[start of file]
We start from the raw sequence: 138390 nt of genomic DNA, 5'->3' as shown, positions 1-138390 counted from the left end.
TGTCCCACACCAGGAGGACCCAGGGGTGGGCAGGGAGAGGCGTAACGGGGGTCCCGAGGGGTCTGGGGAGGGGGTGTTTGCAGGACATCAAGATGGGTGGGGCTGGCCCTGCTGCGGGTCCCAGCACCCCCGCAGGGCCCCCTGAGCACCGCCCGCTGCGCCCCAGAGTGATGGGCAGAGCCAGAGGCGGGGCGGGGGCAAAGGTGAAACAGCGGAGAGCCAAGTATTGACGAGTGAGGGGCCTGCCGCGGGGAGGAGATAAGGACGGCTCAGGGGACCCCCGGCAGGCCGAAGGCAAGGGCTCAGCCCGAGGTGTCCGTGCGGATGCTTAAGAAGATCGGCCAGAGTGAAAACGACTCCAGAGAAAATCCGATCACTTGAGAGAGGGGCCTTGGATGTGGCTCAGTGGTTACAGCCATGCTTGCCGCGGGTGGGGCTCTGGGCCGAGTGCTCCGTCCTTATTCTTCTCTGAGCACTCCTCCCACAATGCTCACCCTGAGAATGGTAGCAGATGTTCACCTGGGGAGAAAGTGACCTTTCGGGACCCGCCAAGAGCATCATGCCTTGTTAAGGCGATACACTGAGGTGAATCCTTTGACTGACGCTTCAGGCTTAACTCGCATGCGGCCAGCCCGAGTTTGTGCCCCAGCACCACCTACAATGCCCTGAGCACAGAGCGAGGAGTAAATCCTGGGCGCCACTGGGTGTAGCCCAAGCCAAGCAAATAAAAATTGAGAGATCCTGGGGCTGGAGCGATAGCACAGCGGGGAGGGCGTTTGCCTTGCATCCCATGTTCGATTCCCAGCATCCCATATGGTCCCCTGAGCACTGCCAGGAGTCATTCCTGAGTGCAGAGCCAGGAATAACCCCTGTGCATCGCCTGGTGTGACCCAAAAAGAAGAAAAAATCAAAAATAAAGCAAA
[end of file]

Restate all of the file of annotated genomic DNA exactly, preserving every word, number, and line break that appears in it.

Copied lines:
We start from the raw sequence: 138390 nt of genomic DNA, 5'->3' as shown, positions 1-138390 counted from the left end.
TGTCCCACACCAGGAGGACCCAGGGGTGGGCAGGGAGAGGCGTAACGGGGGTCCCGAGGGGTCTGGGGAGGGGGTGTTTGCAGGACATCAAGATGGGTGGGGCTGGCCCTGCTGCGGGTCCCAGCACCCCCGCAGGGCCCCCTGAGCACCGCCCGCTGCGCCCCAGAGTGATGGGCAGAGCCAGAGGCGGGGCGGGGGCAAAGGTGAAACAGCGGAGAGCCAAGTATTGACGAGTGAGGGGCCTGCCGCGGGGAGGAGATAAGGACGGCTCAGGGGACCCCCGGCAGGCCGAAGGCAAGGGCTCAGCCCGAGGTGTCCGTGCGGATGCTTAAGAAGATCGGCCAGAGTGAAAACGACTCCAGAGAAAATCCGATCACTTGAGAGAGGGGCCTTGGATGTGGCTCAGTGGTTACAGCCATGCTTGCCGCGGGTGGGGCTCTGGGCCGAGTGCTCCGTCCTTATTCTTCTCTGAGCACTCCTCCCACAATGCTCACCCTGAGAATGGTAGCAGATGTTCACCTGGGGAGAAAGTGACCTTTCGGGACCCGCCAAGAGCATCATGCCTTGTTAAGGCGATACACTGAGGTGAATCCTTTGACTGACGCTTCAGGCTTAACTCGCATGCGGCCAGCCCGAGTTTGTGCCCCAGCACCACCTACAATGCCCTGAGCACAGAGCGAGGAGTAAATCCTGGGCGCCACTGGGTGTAGCCCAAGCCAAGCAAATAAAAATTGAGAGATCCTGGGGCTGGAGCGATAGCACAGCGGGGAGGGCGTTTGCCTTGCATCCCATGTTCGATTCCCAGCATCCCATATGGTCCCCTGAGCACTGCCAGGAGTCATTCCTGAGTGCAGAGCCAGGAATAACCCCTGTGCATCGCCTGGTGTGACCCAAAAAGAAGAAAAAATCAAAAATAAAGCAAA